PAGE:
A MESSAGE FROM REV. J.C. AUSTIN: Staying Experimental and Nimble

I have said many times in the last three months, “I don’t know how we would have managed the pandemic 20 years ago,” before there was social media and videoconferencing platforms like Zoom. That technology has been essential to allowing us to continue to thrive as a congregation even in the midst of the challenges of both the pandemic itself and the stay-at-home order.

The word “congregation” comes from the verb “to congregate,” of course: to gather together. The technology of Zoom and Facebook have given us the capacity to continue to congregate and gather together in mind and heart and spirit, even when we have not been able to do so in body.

Many of us have had to take a crash course in using this technology, and some of us have not been able to take full advantage of it because of a lack of access to adequate computer hardware or Internet connections. But for most of the congregation, it has given us the opportunity to see and hear and interact with each other in worship and education and church leadership in surprisingly powerful and intimate ways.

Yet even the most powerful technology is only as useful as those who have it are willing to make it. One of my constant prayers of thanksgiving throughout this crisis has been how we have embraced the challenge of continuing to gather together, continuing to be a congregation. For the last 2+ years, we have identified as “an experimental church:” generating new ideas and trying them out; learning from what succeeds and what fails; and then pivoting quickly to apply that learning either to a revised version of the idea or to help with developing something new.

With that as our practice and our identity, the Session was able to take the congregation to a digital-only configuration for all of our worship and ministry in less than 24 hours from the time they decided it was necessary, and you as a congregation responded with enthusiasm and commitment and faithfulness. THAT is why the technology has been so helpful to us: because of you. You have embraced the opportunity it has afforded us, even when you weren’t sure what that meant or how exactly we were going to do it.

It seems clear that, until there is a widely available vaccine and/or treatment, we will be living with the pandemic in some form or fashion in the coming months. That means that we will continue to need to be experimental and nimble, as it is likely there will be periods in which the infection rate is relatively low (as seems to be the case right now in Pennsylvania, though obviously not in other regions of the country), and also periods in which it rises again.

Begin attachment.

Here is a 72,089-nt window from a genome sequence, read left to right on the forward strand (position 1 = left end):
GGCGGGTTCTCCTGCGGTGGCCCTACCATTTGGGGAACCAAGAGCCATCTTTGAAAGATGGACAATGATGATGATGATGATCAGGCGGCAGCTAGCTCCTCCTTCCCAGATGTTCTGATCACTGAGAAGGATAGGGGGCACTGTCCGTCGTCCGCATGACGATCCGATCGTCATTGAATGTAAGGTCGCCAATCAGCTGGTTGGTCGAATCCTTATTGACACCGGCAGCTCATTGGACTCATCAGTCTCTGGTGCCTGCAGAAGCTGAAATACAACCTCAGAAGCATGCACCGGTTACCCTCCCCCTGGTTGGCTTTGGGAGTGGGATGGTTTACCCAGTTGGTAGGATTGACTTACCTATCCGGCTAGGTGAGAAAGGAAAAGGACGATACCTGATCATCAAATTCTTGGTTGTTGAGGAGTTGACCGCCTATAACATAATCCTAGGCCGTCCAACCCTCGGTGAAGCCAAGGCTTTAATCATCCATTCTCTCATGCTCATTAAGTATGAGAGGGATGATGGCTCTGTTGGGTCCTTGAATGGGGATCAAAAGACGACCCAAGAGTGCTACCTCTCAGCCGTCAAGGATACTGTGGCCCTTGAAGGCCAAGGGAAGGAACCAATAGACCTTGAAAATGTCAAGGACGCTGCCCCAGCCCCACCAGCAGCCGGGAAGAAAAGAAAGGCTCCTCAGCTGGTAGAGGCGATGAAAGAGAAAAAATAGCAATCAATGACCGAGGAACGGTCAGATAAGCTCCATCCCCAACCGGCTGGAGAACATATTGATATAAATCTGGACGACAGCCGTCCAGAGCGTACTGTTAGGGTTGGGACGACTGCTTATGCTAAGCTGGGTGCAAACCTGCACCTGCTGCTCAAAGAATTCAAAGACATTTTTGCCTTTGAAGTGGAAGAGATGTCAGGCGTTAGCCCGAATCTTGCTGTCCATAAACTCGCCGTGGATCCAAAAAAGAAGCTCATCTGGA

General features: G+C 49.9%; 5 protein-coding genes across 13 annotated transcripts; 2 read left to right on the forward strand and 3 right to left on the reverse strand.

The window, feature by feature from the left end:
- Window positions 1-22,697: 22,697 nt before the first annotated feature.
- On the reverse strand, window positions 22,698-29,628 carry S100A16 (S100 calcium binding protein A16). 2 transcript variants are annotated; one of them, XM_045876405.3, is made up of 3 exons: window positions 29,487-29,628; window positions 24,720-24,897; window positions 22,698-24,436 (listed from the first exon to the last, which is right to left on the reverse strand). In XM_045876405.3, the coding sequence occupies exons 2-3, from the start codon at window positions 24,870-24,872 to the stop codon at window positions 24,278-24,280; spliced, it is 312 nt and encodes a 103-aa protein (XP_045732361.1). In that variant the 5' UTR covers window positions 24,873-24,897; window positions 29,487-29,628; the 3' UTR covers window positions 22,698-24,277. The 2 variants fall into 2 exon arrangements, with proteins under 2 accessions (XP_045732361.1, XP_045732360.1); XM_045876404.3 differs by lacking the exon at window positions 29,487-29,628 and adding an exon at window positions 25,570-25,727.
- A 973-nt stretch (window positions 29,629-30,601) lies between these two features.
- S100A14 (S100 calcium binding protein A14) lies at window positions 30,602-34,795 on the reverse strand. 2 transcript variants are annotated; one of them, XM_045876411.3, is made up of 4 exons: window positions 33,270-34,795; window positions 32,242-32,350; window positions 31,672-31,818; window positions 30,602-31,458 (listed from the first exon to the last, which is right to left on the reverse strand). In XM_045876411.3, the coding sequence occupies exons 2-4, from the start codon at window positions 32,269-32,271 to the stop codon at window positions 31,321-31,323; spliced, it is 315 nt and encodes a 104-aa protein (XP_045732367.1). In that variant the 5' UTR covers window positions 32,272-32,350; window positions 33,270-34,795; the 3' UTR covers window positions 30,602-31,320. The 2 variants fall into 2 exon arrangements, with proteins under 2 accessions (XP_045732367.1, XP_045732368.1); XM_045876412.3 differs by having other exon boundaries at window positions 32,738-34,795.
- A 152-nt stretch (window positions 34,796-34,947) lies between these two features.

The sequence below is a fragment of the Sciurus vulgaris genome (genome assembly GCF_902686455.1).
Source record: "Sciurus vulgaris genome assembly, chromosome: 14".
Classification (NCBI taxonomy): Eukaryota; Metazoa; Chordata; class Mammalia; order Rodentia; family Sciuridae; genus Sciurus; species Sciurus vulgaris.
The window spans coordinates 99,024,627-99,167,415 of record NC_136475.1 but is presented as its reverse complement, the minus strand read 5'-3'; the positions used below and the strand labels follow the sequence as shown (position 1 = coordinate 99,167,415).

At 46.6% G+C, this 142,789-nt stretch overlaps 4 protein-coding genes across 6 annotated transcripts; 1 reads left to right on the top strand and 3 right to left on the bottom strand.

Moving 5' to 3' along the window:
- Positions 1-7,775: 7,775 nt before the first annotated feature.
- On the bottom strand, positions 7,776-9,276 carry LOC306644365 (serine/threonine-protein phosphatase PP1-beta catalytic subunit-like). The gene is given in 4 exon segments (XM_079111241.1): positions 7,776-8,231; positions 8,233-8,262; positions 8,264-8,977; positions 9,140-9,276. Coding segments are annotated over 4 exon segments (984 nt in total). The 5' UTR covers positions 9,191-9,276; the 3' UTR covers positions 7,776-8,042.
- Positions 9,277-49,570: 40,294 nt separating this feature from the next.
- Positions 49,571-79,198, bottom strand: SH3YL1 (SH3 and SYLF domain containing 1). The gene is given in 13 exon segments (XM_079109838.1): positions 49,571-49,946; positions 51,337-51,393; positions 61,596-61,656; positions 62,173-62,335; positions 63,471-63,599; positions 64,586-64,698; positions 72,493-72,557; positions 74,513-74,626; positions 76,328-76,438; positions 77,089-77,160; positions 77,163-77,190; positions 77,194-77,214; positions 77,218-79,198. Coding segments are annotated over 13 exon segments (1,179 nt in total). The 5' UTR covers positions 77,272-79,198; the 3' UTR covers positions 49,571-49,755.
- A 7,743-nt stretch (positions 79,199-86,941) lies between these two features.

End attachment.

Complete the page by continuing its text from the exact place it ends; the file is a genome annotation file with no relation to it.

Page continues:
As we have said before, the Session is monitoring developments closely and placing its primary focus on what it means, in any period, to be faithful disciples of Christ in loving God and our neighbors, and recognizing that how we do that may shift in different periods.

We encourage you as the members and friends of the church to continue to help us think through that. Your enthusiasm and creativity through this unique time in our congregation’s life has been and will continue to be essential to our ability to fulfill our calling and mission together.

With that in mind, I want to encourage you as you have ideas or questions about our church’s programmatic life, to reach out directly to our congregational leaders in those areas. In the Presbyterian Church, it is the Session that has the authority to develop, implement, and revise church programs. The pastor actually only has direct authority over the content of the worship services (Scripture, hymns, prayers); everything else is decided by the Session.

So, to facilitate your ability to raise questions and suggest ideas, we have created simple email addresses that will allow you to direct those to the right committee chair, who will in turn share them with the committee. If you have something that you think needs to go to the Session as a whole, you can send that to the Clerk of Session (currently Sue Farber), who is responsible for correspondence to and from the Session. All those addresses can be found here: fpc-bethlehem.org/contact-us.

And if you have a general question (about anything church-related) that you’re not sure where to send, you can use our general mailbox: info@fpc-bethlehem.org. This email is monitored by Carol Burns, our Communications Manager, and it is a safe and confidential way to communicate with us.

As we continue to journey through this time of the pandemic, we look forward to your ideas, your questions, your enthusiasm for our church and what more we might do and accomplish together for Christ. I am grateful for each member and friend of this congregation, and eager to see what the Lord has in store for us next!

Grace and peace,


PS – Please remember our “Sermon Response” sessions available via Zoom, after each service on Sunday: an opportunity to reflect on the message with others.